How much is too much? Eutrophication and acidification in alpine ecosystems in response to N deposition
Exposure to progressive inputs of anthropogenic N deposition elicits a series of changes in terrestrial ecosystems associated with both enhancement and inhibition of biogeochemical processes. Initially, growth of plants is enhanced as the constraint of N supply on NPP is relaxed, sometimes associated with altered dominance of species and gains or losses in diversity. Higher rates of nitrification and leaching of base cations eventually lead to acidification of soils, increases in soluble aluminum, and potentially to decreases in rates of NPP.
Arid Urban Aquatic Ecosystems: A Case Study of Ecology, Design, and Restoration in the Central Arizona – Phoenix LTER
Human settlements in both arid lands and cities must, of necessity, alter hydrological regimes and geomorphology to provide clean, reliable drinking water, water for agriculture, and protection from flooding. Additionally, people also create substantial modifications to provide water for manufacturing, recreation, aesthetics, and sense of place. All of these practices can result in elimination or degradation of existing aquatic ecosystems, as well as creation of new ecosystems such as artificial lakes, stormwater retention basins, mitigation wetlands, groundwater recharge ponds, etc.
This would be an updated stable isotope working group that we ran in 2006. It was done at the last LTER to a room that overflowed, and some were not able to come in the room.
Stable isotope analyses remain proven technologies for characterizing long term change within ecosystems. This workshop/ information exchange/brainstorming group will focus on new technologies of continuous monitoring, or continuous flow analyses, as well as new elements that could be or are being employed for assessment of processes and sources within LTER ecosystems.
Urbanization has led to an increase of combustion-derived, organic carbon emissions that can deposit diffusely to soils within and surrounding cities. One of the most common types of urban pollutants, Polycyclic Aromatic Hydrocarbons (PAHs), may be toxic and are detrimental to environmental quality. Despite this concern, there is a considerable gap in our knowledge about the environmental fate of PAHs in highly populated urban areas.
Join us for an update on the progress of the EcoTrends project, an introduction to the functionality of the new EcoTrends website (http://www.ecotrends.info), lessons learned during the project, and a description of plans for the future. We will also use this time to solicit and discuss ideas on how to better incorporate and display data via database design, web services and tools (e.g., mapping, analysis tools, modeling tools, and customizable features) that will further engage and support the research and information management community.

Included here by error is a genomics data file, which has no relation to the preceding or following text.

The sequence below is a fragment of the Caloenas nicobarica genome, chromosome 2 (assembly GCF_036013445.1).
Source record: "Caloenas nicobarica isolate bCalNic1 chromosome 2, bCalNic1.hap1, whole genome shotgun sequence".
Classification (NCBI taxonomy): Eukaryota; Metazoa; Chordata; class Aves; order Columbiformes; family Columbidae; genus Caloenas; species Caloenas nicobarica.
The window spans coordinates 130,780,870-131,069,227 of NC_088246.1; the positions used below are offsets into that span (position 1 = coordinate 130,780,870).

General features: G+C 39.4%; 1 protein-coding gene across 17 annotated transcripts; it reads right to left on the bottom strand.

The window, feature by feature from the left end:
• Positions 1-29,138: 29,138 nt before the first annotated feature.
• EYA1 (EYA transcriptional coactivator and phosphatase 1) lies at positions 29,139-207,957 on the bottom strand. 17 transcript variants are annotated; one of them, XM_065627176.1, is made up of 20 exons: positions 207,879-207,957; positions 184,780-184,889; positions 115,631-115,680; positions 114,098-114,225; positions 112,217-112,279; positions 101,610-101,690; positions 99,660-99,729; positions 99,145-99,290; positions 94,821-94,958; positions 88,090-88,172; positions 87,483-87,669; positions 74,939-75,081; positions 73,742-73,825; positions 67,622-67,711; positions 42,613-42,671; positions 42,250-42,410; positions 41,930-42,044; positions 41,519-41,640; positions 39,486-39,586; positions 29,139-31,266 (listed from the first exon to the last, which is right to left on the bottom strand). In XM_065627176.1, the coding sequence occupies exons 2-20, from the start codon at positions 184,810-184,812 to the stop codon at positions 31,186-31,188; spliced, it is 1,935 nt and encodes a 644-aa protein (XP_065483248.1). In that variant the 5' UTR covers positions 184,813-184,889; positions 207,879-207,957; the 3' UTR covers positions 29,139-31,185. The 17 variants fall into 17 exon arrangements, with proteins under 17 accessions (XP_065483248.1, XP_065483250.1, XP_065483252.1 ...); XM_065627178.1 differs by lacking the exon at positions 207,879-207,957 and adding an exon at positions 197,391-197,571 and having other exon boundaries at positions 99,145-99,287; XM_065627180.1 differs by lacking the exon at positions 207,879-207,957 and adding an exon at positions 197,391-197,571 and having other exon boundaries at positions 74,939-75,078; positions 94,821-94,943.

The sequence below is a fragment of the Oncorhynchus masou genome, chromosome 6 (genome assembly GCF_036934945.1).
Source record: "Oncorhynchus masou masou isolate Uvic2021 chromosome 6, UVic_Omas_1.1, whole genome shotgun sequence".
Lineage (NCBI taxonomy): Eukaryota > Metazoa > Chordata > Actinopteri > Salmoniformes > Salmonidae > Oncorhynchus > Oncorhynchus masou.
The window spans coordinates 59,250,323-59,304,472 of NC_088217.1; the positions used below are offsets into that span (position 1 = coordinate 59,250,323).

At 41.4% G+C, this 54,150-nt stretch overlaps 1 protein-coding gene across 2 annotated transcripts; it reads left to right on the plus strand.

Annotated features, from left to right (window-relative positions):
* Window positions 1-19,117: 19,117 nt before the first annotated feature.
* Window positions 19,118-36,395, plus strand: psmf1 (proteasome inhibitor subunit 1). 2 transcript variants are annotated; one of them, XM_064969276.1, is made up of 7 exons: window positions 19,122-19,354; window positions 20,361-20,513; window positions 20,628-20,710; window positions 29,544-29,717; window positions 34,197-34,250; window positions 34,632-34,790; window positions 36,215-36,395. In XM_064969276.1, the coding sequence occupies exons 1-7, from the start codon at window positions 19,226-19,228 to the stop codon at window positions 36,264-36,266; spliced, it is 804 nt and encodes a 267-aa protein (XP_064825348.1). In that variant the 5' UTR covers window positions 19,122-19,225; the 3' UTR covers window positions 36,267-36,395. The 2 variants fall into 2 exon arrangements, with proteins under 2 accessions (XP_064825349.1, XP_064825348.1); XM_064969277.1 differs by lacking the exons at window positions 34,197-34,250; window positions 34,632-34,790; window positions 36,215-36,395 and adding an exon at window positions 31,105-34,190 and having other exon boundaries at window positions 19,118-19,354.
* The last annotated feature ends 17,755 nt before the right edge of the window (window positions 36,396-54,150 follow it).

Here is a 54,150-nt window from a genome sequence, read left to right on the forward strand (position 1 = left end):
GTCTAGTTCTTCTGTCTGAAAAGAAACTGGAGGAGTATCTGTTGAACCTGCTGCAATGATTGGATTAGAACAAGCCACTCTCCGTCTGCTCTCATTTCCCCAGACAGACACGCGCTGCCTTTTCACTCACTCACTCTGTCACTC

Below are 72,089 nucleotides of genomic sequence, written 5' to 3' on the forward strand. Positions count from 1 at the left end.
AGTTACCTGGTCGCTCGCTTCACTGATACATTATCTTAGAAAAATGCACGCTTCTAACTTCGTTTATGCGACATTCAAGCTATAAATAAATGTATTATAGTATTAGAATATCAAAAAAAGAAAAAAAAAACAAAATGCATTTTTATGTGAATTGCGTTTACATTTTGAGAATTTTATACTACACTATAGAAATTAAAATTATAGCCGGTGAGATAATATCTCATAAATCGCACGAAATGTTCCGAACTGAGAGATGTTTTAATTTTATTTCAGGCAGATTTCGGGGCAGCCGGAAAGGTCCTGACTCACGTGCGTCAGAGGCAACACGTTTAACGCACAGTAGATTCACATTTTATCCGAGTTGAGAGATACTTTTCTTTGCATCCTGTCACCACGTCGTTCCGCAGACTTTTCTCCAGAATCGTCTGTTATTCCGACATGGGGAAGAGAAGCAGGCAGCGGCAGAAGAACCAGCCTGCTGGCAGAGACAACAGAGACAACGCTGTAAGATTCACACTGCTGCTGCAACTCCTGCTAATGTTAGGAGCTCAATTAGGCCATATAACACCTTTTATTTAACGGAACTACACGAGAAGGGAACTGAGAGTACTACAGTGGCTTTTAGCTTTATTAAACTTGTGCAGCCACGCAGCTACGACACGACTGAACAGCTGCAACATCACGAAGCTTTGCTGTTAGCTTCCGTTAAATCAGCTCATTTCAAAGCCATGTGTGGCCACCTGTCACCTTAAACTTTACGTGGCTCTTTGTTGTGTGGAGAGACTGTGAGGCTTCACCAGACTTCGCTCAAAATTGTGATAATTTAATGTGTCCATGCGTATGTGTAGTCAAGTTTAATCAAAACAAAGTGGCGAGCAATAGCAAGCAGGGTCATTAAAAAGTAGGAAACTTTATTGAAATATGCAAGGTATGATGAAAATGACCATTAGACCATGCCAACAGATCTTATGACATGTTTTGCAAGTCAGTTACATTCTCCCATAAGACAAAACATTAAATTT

The major contribution of land-based activities to climate change and greenhouse gas emissions (GHG) is widely recognized by the scientific community. The question of how and whether to include the agriculture and forestry sectors in GHG emission reduction projects suitable for carbon emissions trading in ‘cap–and–trade’ programs however, remains controversial.
We have developed an autonomous underwater vehicle (AUV) capable of generating for the first time 3-D biogeochemical datasets in the extreme environment of perennially ice-covered Antarctic dry valley lakes. The ENDURANCE (Environmentally Non-Disturbing Under-ice Robotic ANtarctic Explorer) is in the middle of a two year campaign to map the under-ice lake dimensions of West Lake Bonney in the McMurdo Dry Valleys, and is equipped to measure a comprehensive suite of physical and biogeochemical indices in the water column.
Approaches for monitoring seasonal and long term changes in dissolved organic material composition in ecosystems
Dissolved organic material (DOM) is a major pool of organic carbon in all aquatic ecosystems and has high concentrations in soil interstitial water. DOM represents both a substrate for microbial growth and an important characteristic of aquatic and soil environments, regulating light penetration in lakes and streams and the bioavailability of trace metals and organic contaminants, for example. Diverse studies have shown that the concentration and chemical properties of DOM reflects the predominant DOM sources.
Land uses and management practices in residential parcels (e.g., aesthetic/recreational/economic uses, land-cover choices, irrigation and chemical applications) impact and are impacted by social (e.g., stratification and status, environmental perceptions, zoning) and ecological (e.g., carbon sequestration, nutrient cycling, water demand and quality) processes.
Both slow and fast variables interact to produce ecosystem change observable in a human lifetime. Unfortunately, ecosystem processes that operate over hundreds to millions of years are difficult to document, but are likely essential for understanding future ecosystem changes. Ecologists have traditionally studied these long-term ecosystem variations using the chronosequence approach, which adopts a “space-for-time” substitution.